What’s the deal with the white pelicans?

Lakeland’s iconic bird mascot gets an annual visitor in the form of Canadian pelicans.


White pelicans on Lake Morton | Photo via @silly_runner_girl

Lakelanders have two birds in their hearts: The swan and the snowbird. But what about the other flocks that inhabit local lakes and spots around town, like the white pelican?

Reader Tracy N. once asked us where the white pelicans come from each winter. While the royal avians made their way here via the Queen, the pelicans have their own story.

Weighing in as one of the biggest birds in North America, these migratory avians boast a 9 ft wingspan and flock to Polk County every winter. Unlike their relative the brown pelican, which inhabits the Sunshine State coast year-round, the white birds are typically found along the coast or inland along lakes and rivers. No wonder they make Lakeland home.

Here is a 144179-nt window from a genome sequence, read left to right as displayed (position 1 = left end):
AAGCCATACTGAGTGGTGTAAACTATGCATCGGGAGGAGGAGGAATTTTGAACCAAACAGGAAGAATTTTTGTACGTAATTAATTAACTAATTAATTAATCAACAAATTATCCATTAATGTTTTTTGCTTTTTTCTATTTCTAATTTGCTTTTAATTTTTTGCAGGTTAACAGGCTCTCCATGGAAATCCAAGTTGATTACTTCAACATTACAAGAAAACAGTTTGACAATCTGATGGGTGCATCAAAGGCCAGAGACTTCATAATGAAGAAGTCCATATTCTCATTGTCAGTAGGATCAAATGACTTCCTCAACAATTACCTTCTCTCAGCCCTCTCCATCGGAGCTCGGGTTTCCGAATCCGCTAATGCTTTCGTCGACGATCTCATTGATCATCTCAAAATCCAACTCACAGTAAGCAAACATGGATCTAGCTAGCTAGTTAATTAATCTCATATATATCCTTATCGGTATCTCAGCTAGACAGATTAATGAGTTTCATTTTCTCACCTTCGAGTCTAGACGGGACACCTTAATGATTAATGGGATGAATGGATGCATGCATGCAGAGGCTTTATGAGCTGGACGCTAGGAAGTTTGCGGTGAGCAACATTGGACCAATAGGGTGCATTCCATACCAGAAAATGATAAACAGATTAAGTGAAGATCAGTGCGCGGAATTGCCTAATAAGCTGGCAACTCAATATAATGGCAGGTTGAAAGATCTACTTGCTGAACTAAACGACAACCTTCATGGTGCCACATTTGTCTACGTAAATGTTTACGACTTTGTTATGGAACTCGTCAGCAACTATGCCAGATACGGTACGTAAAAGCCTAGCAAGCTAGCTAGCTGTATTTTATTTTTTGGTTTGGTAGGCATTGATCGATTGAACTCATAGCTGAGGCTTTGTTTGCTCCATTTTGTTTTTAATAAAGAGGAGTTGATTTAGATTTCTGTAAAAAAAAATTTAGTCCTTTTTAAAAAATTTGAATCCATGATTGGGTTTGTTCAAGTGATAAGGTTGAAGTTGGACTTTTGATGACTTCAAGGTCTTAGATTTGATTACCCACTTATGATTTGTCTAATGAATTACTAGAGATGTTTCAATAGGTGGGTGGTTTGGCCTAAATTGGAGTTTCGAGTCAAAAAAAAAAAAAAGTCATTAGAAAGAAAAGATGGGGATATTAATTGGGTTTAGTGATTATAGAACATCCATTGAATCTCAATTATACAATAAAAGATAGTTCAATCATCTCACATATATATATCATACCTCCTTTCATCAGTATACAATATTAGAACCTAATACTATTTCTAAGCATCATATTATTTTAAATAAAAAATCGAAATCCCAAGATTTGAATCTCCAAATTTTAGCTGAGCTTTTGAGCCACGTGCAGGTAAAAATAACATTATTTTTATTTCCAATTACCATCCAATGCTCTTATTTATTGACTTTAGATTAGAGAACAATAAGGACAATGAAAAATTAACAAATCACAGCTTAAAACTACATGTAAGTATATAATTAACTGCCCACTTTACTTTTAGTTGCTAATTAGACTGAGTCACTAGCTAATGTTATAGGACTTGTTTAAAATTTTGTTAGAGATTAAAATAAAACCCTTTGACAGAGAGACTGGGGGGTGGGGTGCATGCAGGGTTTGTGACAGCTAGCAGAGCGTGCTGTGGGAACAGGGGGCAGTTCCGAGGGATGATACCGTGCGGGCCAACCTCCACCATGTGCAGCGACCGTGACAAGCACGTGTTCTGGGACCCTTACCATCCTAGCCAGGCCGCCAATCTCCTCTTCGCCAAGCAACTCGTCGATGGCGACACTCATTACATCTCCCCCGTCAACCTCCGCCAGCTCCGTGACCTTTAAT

And, that’s just about all they do. While in Florida, the birds don’t nest or breed — that’s reserved for their home in Canada. They live off of minnows, panfish, sluggish bottom feeders, salamanders, tadpoles, and crawfish.

Unfortunately for our native waterfowl like swans, ducks, and geese, the pelicans’ size allows them to easily steal food from other birds — you might hear them squawk out low grunts to assert their dominance.

Aspiring bird watchers and lake regulars can check the birds out in person during Florida’s winter months before they migrate back to our neighbors of the north in March. To watch the white pelican, bird enthusiasts say the best spots to see them in action are Lake Morton, Circle B Bar Reserve, Lake Mirror, and Lake Hollingsworth. Happy birding.